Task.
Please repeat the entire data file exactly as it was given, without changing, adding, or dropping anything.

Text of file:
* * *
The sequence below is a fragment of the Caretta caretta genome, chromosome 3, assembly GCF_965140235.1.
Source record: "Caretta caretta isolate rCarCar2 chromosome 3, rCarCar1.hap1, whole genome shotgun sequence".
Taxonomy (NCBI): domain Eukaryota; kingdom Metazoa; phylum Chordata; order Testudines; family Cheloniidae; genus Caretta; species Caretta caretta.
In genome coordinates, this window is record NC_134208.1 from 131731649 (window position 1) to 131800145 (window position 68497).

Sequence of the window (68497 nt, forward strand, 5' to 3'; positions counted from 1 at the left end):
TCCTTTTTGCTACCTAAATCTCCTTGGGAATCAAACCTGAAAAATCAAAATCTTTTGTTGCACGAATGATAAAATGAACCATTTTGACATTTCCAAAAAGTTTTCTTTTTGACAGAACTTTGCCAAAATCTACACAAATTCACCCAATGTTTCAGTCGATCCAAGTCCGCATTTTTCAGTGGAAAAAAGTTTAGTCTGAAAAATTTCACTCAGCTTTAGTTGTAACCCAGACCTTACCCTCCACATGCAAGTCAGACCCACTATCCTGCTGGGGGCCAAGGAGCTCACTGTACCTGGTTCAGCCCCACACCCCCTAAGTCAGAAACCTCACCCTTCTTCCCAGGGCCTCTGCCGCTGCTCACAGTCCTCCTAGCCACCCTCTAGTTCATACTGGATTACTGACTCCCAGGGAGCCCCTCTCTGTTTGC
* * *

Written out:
The sequence below is a fragment of the Caretta caretta genome, chromosome 3, assembly GCF_965140235.1.
Source record: "Caretta caretta isolate rCarCar2 chromosome 3, rCarCar1.hap1, whole genome shotgun sequence".
Taxonomy (NCBI): domain Eukaryota; kingdom Metazoa; phylum Chordata; order Testudines; family Cheloniidae; genus Caretta; species Caretta caretta.
In genome coordinates, this window is record NC_134208.1 from 131731649 (window position 1) to 131800145 (window position 68497).

Sequence of the window (68497 nt, forward strand, 5' to 3'; positions counted from 1 at the left end):
TCCTTTTTGCTACCTAAATCTCCTTGGGAATCAAACCTGAAAAATCAAAATCTTTTGTTGCACGAATGATAAAATGAACCATTTTGACATTTCCAAAAAGTTTTCTTTTTGACAGAACTTTGCCAAAATCTACACAAATTCACCCAATGTTTCAGTCGATCCAAGTCCGCATTTTTCAGTGGAAAAAAGTTTAGTCTGAAAAATTTCACTCAGCTTTAGTTGTAACCCAGACCTTACCCTCCACATGCAAGTCAGACCCACTATCCTGCTGGGGGCCAAGGAGCTCACTGTACCTGGTTCAGCCCCACACCCCCTAAGTCAGAAACCTCACCCTTCTTCCCAGGGCCTCTGCCGCTGCTCACAGTCCTCCTAGCCACCCTCTAGTTCATACTGGATTACTGACTCCCAGGGAGCCCCTCTCTGTTTGC